Dig Greater Manchester is a major community archaeology programme led by Salford’s Centre for Applied Archaeology and is the largest project of its kind in England
The project, which began in 2011 and is funded by the Association of Greater Manchester Authorities (AGMA) and the borough of Blackburn with Darwen, is being led by staff from the Centre for Applied Archaeology (CfAA) and managed by members of all project partners. The overall aim is to involve thousands of people from local communities in the investigation of their local history under the theme of: 'Accessing, Exploring and Celebrating your Heritage.'
Over the course of the project to date more than 6,000 people across Greater Manchester, ranging from absolute beginners and schoolchildren to experienced archaeology volunteers, have become involved in their own history and heritage through taking part in an archaeological excavation.
All of this contributes to the project’s three overarching research aims, which are to examine the significance of community archaeology, the practice of community archaeology and the archaeology of industrialisation in the Manchester city region.
“We finalised the detailed project design for Dig Greater Manchester in March 2011,” explains Dr Michael Nevell, Head of Archaeology at CfAA, the only university-based archaeology organisation which is also located within a School of the Built Environment. “This contained all of the detailed project activities, delivery outputs, milestones and added value for the whole five-year project. Based on the initial pilot study list of suitable archaeological sites we decided that each local authority should have one evaluation of three weeks’ duration during the first three years and then two flagship large-scale, five-week archaeological excavations would be chosen for the final two years.
“This choice would be based on the most successful evaluation results in terms of archaeological findings, schools participation and volunteer numbers.”
From the outset, Dig Greater Manchester had to be about far more than simply increasing numbers involved in archaeological work; it had to have real, tangible community benefits.
In October 2009 the Department of Communities and Local Government published its Building Cohesive Communities: what frontline activities need to know report, which called on volunteer, charity and local government bodies to ‘develop a shared story of place that takes into account the history of the locality and its communities’.
It was with this inspiration to view the exploration of the past as an endless and significant quest which empowers people that the project was founded, and a number of themes and key target groups were adopted.
At its heart the project aims to improve community cohesion, increase youth participation, reduce worklessness, promote healthy living and increase learning outside of the classroom. This is achieved through targeting volunteer archaeologists, local groups and associations, local communities, schools, people not in employment and those with disabilities to become involved. Volunteers receive in-depth training in various non-intrusive archaeological techniques such as historical research, geophysical surveys, archaeological building surveys, graveyard surveys and finds processing.
The project aims to improve community cohesion, increase youth participation, reduce worklessness, promote healthy living and increase learning outside of the classroom. This is achieved through targeting volunteer archaeologists, local groups and associations, local communities, schools, people not in employment and those with disabilities to become involved.
While these in themselves are worthy aims, it is also vital that the involvement of these groups adds quantifiable value. It is expected, for instance, that the number of volunteer days by the time the project is complete will number over 5,000, which in itself is estimated to be worth over £375,000 at Heritage Lottery Fund estimates of £75 per volunteer day.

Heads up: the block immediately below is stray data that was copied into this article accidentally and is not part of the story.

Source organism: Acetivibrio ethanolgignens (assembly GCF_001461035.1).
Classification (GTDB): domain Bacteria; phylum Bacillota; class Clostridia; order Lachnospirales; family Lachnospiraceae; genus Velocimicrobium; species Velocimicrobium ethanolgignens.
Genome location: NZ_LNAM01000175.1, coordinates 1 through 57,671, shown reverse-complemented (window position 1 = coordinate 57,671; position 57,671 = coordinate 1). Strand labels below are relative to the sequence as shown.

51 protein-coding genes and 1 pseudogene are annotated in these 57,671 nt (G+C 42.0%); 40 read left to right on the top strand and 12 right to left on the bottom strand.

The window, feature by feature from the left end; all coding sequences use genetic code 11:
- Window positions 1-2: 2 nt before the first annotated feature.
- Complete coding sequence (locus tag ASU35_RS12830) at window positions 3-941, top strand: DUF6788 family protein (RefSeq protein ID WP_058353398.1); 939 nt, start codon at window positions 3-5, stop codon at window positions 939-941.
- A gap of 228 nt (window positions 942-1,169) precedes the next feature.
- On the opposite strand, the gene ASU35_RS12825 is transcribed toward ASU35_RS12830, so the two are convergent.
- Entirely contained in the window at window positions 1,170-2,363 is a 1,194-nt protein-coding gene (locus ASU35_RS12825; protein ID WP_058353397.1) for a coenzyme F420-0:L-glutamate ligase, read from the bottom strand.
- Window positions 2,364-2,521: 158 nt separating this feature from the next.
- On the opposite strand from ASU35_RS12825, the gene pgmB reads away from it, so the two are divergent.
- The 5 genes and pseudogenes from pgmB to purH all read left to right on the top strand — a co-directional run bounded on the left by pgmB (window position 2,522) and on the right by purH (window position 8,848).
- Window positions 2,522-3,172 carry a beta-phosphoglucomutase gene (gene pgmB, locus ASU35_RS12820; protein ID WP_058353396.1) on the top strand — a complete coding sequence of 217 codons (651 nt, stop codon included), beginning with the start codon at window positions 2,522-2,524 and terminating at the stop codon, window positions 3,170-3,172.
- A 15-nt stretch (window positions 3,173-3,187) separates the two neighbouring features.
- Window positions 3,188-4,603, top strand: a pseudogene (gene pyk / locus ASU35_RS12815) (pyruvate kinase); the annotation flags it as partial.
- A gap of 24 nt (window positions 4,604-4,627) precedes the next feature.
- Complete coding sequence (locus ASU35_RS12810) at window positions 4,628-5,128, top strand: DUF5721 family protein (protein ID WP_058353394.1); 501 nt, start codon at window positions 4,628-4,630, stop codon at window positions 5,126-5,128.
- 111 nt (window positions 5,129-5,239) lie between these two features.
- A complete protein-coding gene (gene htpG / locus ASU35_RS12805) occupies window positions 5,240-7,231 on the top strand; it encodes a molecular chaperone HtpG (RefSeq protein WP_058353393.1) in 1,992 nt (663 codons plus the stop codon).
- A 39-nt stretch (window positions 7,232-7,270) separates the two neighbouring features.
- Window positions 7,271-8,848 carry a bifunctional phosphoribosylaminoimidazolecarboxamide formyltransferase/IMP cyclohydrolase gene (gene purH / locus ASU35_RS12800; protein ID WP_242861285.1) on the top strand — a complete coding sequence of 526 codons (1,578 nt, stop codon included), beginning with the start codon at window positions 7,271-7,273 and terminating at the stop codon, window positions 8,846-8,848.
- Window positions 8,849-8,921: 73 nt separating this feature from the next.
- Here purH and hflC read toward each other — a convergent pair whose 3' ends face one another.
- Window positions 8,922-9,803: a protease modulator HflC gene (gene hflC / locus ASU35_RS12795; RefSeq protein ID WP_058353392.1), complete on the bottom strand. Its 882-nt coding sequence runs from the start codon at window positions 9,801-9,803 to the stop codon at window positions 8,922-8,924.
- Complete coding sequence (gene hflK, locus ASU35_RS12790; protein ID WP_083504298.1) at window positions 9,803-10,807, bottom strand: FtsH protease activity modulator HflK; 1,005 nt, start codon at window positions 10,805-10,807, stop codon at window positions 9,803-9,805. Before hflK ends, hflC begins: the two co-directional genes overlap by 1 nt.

To complement this, it is anticipated that the increased participation and publicity created by the project will also lead to a number of new local history and archaeology societies being created, which will be supported through the loaning of equipment and provision of training.
Indeed, proof of this aim has already been provided with the creation of the Bury Local History Group, set up by one of the volunteers whose interest in the subject was fuelled while helping out at the Bury excavation in Radcliffe’s Close Park.
The enthusiasm of youth, meanwhile, is being tapped through extensive work with local schools. “This is a key aspect of the programme, as archaeology is an excellent subject for both formal and informal learning,” explains Brian Grimsditch, Senior Archaeologist at CfAA.
Bury Council recently made a bid to the Heritage Lottery Fund to undertake further work at the site of Radcliffe Tower within Close Park. The Dig Greater Manchester work already undertaken at the site has uncovered a great deal of evidence, resulting in much local public interest, and so it is hoped that, if successful, the funds will be used to develop this, involve more community volunteers and conserve the remains. This approach will be based on the Dig Greater Manchester methodology and should result in the provision of greater public access to the tower, a listed building and Ancient Scheduled Monument.
At the time of writing, five excavation evaluations have taken place, the first of which was at Etherstone Hall, Wigan in March 2012. The same year saw excavations completed near Radcliffe Tower in Bury, Chadderton Hall in Oldham and Wood Hall in Stockport.
The Wigan evaluation explored the archaeology of a medieval house, which was rebuilt by a local cotton merchant during the early 19th Century. After the house was demolished the site became overgrown with woodland and was blighted by fly-tipping, vandalism and anti-social behaviour. As a direct result of the archaeological evaluation and community interest generated, the local council cleared the area and made it safe, creating footpaths and a performance space for long-term community use in the process.
The second evaluation in Bury’s Close Park explored the area around the medieval Ratcliffe Tower and the later workers’ housing, which was built as part of a bleach works that occupied the site in the 19th and 20th centuries.
This successful excavation uncovered much evidence and generated a great deal of public interest, resulting in the creation of the Bury Local History Group and the Heritage Lottery Fund bid due to be decided this summer. Meanwhile, the close relationship that developed with the local council as part of the Oldham project has resulted in the team being asked to design a project for further work on the site, and the Stockport evaluations saw park rangers working closely with school groups which has led to further joint initiatives between these two departments.